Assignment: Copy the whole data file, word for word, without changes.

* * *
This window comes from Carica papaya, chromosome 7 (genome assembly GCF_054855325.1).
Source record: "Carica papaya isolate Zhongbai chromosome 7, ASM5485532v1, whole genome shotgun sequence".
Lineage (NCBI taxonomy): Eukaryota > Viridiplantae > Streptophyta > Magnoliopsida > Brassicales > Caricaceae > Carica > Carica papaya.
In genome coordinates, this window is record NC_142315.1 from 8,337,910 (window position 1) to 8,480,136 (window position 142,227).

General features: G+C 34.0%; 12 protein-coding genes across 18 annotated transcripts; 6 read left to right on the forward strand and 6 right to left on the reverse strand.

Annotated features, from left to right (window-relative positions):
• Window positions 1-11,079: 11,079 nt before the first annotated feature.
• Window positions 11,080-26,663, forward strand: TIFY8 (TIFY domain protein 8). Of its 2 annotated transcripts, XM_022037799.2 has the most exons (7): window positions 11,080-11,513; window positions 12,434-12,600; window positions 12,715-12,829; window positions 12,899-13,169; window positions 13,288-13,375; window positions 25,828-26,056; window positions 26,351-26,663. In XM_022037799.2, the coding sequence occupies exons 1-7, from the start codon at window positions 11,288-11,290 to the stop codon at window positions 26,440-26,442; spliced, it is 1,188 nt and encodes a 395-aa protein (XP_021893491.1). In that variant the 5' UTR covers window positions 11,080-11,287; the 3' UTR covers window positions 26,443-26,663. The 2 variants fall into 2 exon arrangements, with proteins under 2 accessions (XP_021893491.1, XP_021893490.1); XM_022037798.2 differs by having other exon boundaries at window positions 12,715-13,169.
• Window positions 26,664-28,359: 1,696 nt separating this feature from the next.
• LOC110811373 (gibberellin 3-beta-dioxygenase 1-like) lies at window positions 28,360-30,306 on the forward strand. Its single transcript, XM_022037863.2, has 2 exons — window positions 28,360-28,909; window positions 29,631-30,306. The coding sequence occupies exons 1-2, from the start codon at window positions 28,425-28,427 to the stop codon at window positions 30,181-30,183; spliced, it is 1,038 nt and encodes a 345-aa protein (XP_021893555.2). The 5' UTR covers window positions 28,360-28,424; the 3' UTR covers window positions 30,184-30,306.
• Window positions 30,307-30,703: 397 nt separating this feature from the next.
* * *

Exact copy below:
This window comes from Carica papaya, chromosome 7 (genome assembly GCF_054855325.1).
Source record: "Carica papaya isolate Zhongbai chromosome 7, ASM5485532v1, whole genome shotgun sequence".
Lineage (NCBI taxonomy): Eukaryota > Viridiplantae > Streptophyta > Magnoliopsida > Brassicales > Caricaceae > Carica > Carica papaya.
In genome coordinates, this window is record NC_142315.1 from 8,337,910 (window position 1) to 8,480,136 (window position 142,227).

General features: G+C 34.0%; 12 protein-coding genes across 18 annotated transcripts; 6 read left to right on the forward strand and 6 right to left on the reverse strand.

Annotated features, from left to right (window-relative positions):
• Window positions 1-11,079: 11,079 nt before the first annotated feature.
• Window positions 11,080-26,663, forward strand: TIFY8 (TIFY domain protein 8). Of its 2 annotated transcripts, XM_022037799.2 has the most exons (7): window positions 11,080-11,513; window positions 12,434-12,600; window positions 12,715-12,829; window positions 12,899-13,169; window positions 13,288-13,375; window positions 25,828-26,056; window positions 26,351-26,663. In XM_022037799.2, the coding sequence occupies exons 1-7, from the start codon at window positions 11,288-11,290 to the stop codon at window positions 26,440-26,442; spliced, it is 1,188 nt and encodes a 395-aa protein (XP_021893491.1). In that variant the 5' UTR covers window positions 11,080-11,287; the 3' UTR covers window positions 26,443-26,663. The 2 variants fall into 2 exon arrangements, with proteins under 2 accessions (XP_021893491.1, XP_021893490.1); XM_022037798.2 differs by having other exon boundaries at window positions 12,715-13,169.
• Window positions 26,664-28,359: 1,696 nt separating this feature from the next.
• LOC110811373 (gibberellin 3-beta-dioxygenase 1-like) lies at window positions 28,360-30,306 on the forward strand. Its single transcript, XM_022037863.2, has 2 exons — window positions 28,360-28,909; window positions 29,631-30,306. The coding sequence occupies exons 1-2, from the start codon at window positions 28,425-28,427 to the stop codon at window positions 30,181-30,183; spliced, it is 1,038 nt and encodes a 345-aa protein (XP_021893555.2). The 5' UTR covers window positions 28,360-28,424; the 3' UTR covers window positions 30,184-30,306.
• Window positions 30,307-30,703: 397 nt separating this feature from the next.